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Get to Know the Playoff Selection Rules

The College Football Playoff Selection Committee recently announced that it has finalized its protocol and procedures - we'll take a look at them to understand how this most critical element of the college football season will work.

The Lombardi Trophy meets the Olympic Torch.
The Lombardi Trophy meets the Olympic Torch.
Kevin Jairaj-USA TODAY Sports

We'll get our first sense this year of the wisdom of forsaking the devil you know in the college football postseason as the playoff selection committee takes the place of the BCS in determining who will play for the national championship. The basic idea is that a small, carefully chosen, committed group of experts will arrive at a consensus ranking of teams based on all available information, and the top four teams will enter a two-round playoff for the national championship. The committee recently sent out a press release detailing the final version of its protocol and procedures - let's take a look at the details so we understand what we're in for. Note that all quoted text is taken from the College Football Playoff press release of August 14th.

What's Their Goal?

The committee’s task will be to select the best teams, rank the teams for inclusion in the playoff and selected other bowl games and, then assign the teams to sites.

Note that the mission statement says they will "rank the teams for inclusion in the playoff," not "rank the teams for inclusion of the four best in the playoff." Hmm... Building in some flexibility already? It's also interesting that the committee will assign the teams to "selected other bowl games," which we'll get into more below. Spoiler: I like what they're doing.

What's In the Hot Dog?

The committee will select the teams using a process that distinguishes among otherwise comparable teams by considering:
  • Conference championships won,
  • Strength of schedule,
  • Head-to-head competition,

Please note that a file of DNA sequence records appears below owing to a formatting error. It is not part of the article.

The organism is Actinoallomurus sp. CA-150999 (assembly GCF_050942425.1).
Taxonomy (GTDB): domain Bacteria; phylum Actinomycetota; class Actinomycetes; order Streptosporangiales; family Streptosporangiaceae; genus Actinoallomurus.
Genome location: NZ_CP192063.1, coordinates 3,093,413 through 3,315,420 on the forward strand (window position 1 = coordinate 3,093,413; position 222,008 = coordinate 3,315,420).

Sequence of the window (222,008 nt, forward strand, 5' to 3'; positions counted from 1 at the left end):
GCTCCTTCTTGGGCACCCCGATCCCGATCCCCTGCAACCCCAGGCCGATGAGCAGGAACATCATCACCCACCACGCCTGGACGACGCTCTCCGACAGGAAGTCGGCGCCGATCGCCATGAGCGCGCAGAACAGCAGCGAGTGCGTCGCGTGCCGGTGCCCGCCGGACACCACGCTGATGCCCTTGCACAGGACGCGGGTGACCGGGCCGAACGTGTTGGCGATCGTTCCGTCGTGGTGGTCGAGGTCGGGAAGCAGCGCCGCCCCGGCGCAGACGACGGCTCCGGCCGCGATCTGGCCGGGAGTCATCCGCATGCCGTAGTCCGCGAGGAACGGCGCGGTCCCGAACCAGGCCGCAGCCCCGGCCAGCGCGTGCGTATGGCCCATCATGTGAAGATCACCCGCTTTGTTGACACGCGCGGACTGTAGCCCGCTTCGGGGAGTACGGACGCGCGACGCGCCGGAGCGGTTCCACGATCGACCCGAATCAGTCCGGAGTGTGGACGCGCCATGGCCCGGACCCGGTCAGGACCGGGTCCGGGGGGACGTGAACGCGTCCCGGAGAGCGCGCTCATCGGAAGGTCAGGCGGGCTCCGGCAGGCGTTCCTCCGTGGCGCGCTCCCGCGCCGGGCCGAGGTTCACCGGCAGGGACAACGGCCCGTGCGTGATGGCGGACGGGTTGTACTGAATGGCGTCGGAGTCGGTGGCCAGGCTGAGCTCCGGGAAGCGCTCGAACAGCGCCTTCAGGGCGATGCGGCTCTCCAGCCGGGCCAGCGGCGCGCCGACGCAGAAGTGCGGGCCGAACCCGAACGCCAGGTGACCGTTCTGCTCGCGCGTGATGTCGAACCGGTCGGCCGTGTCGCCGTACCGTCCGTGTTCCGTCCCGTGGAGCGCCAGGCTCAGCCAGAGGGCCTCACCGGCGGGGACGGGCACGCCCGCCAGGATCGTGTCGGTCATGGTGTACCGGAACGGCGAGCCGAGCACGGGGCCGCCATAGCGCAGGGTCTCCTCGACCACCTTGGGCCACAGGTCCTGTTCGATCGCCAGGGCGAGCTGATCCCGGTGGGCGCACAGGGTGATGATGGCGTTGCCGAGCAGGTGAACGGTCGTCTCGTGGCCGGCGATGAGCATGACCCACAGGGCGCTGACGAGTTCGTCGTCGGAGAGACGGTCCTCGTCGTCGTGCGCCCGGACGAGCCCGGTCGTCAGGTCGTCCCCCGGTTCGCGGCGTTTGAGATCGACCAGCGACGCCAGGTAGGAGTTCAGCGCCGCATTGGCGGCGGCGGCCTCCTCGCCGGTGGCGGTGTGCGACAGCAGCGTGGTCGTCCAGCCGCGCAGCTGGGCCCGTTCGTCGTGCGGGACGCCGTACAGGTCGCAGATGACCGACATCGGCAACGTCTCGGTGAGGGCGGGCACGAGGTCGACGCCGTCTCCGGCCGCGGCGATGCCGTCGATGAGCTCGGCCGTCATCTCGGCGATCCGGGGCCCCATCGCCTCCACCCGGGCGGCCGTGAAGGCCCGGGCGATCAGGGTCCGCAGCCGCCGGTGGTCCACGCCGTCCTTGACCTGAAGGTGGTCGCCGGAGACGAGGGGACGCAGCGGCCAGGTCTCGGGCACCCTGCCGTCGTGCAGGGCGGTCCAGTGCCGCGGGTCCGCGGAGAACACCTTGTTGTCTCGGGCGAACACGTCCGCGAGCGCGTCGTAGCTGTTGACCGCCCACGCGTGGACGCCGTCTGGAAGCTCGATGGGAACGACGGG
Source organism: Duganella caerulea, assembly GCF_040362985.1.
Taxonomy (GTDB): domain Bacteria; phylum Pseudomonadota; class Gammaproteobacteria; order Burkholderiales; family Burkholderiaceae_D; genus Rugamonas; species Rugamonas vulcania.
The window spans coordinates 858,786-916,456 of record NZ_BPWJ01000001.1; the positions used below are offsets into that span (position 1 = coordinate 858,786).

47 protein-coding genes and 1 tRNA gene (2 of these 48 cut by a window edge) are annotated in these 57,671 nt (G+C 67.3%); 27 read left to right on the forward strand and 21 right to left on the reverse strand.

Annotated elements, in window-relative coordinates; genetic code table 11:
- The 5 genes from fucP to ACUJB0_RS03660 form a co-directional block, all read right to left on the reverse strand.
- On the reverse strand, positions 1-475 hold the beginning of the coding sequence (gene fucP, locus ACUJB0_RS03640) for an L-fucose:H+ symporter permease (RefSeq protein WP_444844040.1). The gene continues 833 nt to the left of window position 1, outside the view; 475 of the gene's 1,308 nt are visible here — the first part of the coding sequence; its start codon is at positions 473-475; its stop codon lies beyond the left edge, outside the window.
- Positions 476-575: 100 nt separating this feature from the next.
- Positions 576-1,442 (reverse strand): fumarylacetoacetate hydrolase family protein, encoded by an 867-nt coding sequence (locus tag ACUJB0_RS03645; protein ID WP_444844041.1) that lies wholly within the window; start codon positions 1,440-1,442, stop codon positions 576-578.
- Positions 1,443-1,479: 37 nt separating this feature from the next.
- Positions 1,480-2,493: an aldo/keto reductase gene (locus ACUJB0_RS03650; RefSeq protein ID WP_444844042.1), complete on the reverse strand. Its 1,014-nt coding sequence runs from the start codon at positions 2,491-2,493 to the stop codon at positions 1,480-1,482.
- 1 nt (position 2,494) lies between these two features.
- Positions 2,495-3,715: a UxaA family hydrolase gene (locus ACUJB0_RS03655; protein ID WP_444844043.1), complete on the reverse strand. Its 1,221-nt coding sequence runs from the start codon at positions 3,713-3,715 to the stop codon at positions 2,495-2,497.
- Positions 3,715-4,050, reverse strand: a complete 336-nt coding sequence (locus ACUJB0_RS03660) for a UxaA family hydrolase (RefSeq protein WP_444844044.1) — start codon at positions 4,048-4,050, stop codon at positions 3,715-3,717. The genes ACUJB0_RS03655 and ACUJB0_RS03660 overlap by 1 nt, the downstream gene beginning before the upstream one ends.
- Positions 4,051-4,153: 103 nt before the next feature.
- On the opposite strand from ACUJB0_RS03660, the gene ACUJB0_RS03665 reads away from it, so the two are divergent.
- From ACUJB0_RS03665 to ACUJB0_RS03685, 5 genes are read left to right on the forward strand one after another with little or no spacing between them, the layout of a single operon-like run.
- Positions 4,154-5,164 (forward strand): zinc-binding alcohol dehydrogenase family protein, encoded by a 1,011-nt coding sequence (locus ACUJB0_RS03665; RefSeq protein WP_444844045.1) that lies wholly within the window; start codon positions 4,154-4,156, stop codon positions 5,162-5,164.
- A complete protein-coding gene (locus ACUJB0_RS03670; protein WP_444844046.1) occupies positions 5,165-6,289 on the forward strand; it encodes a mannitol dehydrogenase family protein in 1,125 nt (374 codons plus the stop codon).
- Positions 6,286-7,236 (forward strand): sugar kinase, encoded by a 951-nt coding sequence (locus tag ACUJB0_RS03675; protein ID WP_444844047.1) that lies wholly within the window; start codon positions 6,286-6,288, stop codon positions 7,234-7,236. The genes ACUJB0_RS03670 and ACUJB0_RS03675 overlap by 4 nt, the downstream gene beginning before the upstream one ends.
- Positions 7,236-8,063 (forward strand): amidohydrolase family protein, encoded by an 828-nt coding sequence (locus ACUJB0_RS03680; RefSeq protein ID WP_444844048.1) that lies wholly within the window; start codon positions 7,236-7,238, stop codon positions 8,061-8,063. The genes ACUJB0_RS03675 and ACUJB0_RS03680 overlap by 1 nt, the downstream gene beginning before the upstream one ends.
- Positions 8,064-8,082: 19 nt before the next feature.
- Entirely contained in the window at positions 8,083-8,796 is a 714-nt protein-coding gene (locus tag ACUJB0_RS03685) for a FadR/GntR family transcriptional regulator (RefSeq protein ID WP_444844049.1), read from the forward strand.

• Comparative outcomes of common opponents (without incenting margin of victory)
  • Other relevant factors such as key injuries that may have affected a team’s performance during the season or likely will affect its postseason performance.

Nothing innovative about the first three criteria, but then it gets interesting. I don't think margin of victory is an absolute measure, but I don't think you can fully discount it either; that's a discussion in itself, though, and not one to enter into here. I find the last criterion especially fascinating. It sounds reasonable and I think it may even rise to the level of common sense; imagine, however, if FSU runs the table in the regular season and then wins the ACC championship game but Jameis Winston gets injured and will definitely miss the bowl game.

Would the committee leave FSU out of the playoff? Would it drop them from the #1 seed to the #4, resulting in a less-favorable semifinal matchup at a less-favorable venue? What would be the hue and cry if they did? The members no doubt wouldn't be bothered by it, but would the powers that be behind the committee respond to pressure to change the protocol?

The voting process generally will include seven rounds of ballots through which the committee members first will select a small pool of teams to be evaluated, then will rank those teams, with the top-ranked teams being placed in the rankings in groups of three or four. Individual ballots will be compiled into a composite ranking. Each committee member will independently evaluate an immense amount of information during the process. This evaluation will lead to individual qualitative and quantitative opinions that will inform each member’s votes.

There's actually a lot more detail on the voting protocol at the CFP site, which I'll try to summarize here as best I can. Each of the 13 voters will make a list of his or her top 25 teams, in no particular order. Any team appearing on at least three voters' lists will be included in the general vote. From that common list, each voter will select his or her six best teams; from that vote the top three teams will be broken out, and then the vote-for-six/choose-three process is done twice more for teams 4 through 9, and then it switches to a vote-for-eight/choose-four process for teams 10 through 25. At the end, the committee will have a common top 25 which will then be publicized. The votes are all conducted via secret ballot.